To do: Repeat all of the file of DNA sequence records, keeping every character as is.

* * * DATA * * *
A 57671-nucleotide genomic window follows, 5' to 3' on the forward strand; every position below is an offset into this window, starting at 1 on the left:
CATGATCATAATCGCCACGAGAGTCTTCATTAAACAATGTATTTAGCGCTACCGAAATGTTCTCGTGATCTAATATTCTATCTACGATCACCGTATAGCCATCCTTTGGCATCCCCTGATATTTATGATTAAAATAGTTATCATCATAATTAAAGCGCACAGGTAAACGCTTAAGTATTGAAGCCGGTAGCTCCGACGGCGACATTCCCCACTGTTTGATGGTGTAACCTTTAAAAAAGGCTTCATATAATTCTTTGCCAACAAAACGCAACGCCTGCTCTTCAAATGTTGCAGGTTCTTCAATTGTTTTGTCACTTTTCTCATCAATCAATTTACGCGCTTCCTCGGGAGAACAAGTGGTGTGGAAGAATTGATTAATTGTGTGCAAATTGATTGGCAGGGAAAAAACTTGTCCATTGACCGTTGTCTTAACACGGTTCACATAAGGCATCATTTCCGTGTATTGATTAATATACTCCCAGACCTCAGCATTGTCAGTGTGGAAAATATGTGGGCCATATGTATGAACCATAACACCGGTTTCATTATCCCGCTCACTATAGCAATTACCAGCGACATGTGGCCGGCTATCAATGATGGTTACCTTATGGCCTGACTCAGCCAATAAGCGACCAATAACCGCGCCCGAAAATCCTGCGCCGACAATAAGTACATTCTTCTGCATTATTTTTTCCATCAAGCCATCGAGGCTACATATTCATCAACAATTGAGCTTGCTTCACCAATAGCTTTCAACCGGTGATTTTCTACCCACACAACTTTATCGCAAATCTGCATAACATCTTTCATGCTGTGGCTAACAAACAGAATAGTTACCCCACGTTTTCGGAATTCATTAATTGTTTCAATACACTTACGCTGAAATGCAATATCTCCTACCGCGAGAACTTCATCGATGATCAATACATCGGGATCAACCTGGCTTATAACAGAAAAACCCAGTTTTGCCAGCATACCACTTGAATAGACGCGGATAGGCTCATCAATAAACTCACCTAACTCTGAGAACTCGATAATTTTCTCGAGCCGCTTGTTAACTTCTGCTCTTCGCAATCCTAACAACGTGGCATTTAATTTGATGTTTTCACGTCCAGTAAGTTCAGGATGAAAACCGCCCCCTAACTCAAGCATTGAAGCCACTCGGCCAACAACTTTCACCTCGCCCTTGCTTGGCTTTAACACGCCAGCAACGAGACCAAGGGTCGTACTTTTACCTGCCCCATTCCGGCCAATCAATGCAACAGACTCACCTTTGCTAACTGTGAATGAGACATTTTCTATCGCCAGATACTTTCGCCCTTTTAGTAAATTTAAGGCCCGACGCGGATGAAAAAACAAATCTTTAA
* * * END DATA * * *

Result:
A 57671-nucleotide genomic window follows, 5' to 3' on the forward strand; every position below is an offset into this window, starting at 1 on the left:
CATGATCATAATCGCCACGAGAGTCTTCATTAAACAATGTATTTAGCGCTACCGAAATGTTCTCGTGATCTAATATTCTATCTACGATCACCGTATAGCCATCCTTTGGCATCCCCTGATATTTATGATTAAAATAGTTATCATCATAATTAAAGCGCACAGGTAAACGCTTAAGTATTGAAGCCGGTAGCTCCGACGGCGACATTCCCCACTGTTTGATGGTGTAACCTTTAAAAAAGGCTTCATATAATTCTTTGCCAACAAAACGCAACGCCTGCTCTTCAAATGTTGCAGGTTCTTCAATTGTTTTGTCACTTTTCTCATCAATCAATTTACGCGCTTCCTCGGGAGAACAAGTGGTGTGGAAGAATTGATTAATTGTGTGCAAATTGATTGGCAGGGAAAAAACTTGTCCATTGACCGTTGTCTTAACACGGTTCACATAAGGCATCATTTCCGTGTATTGATTAATATACTCCCAGACCTCAGCATTGTCAGTGTGGAAAATATGTGGGCCATATGTATGAACCATAACACCGGTTTCATTATCCCGCTCACTATAGCAATTACCAGCGACATGTGGCCGGCTATCAATGATGGTTACCTTATGGCCTGACTCAGCCAATAAGCGACCAATAACCGCGCCCGAAAATCCTGCGCCGACAATAAGTACATTCTTCTGCATTATTTTTTCCATCAAGCCATCGAGGCTACATATTCATCAACAATTGAGCTTGCTTCACCAATAGCTTTCAACCGGTGATTTTCTACCCACACAACTTTATCGCAAATCTGCATAACATCTTTCATGCTGTGGCTAACAAACAGAATAGTTACCCCACGTTTTCGGAATTCATTAATTGTTTCAATACACTTACGCTGAAATGCAATATCTCCTACCGCGAGAACTTCATCGATGATCAATACATCGGGATCAACCTGGCTTATAACAGAAAAACCCAGTTTTGCCAGCATACCACTTGAATAGACGCGGATAGGCTCATCAATAAACTCACCTAACTCTGAGAACTCGATAATTTTCTCGAGCCGCTTGTTAACTTCTGCTCTTCGCAATCCTAACAACGTGGCATTTAATTTGATGTTTTCACGTCCAGTAAGTTCAGGATGAAAACCGCCCCCTAACTCAAGCATTGAAGCCACTCGGCCAACAACTTTCACCTCGCCCTTGCTTGGCTTTAACACGCCAGCAACGAGACCAAGGGTCGTACTTTTACCTGCCCCATTCCGGCCAATCAATGCAACAGACTCACCTTTGCTAACTGTGAATGAGACATTTTCTATCGCCAGATACTTTCGCCCTTTTAGTAAATTTAAGGCCCGACGCGGATGAAAAAACAAATCTTTAA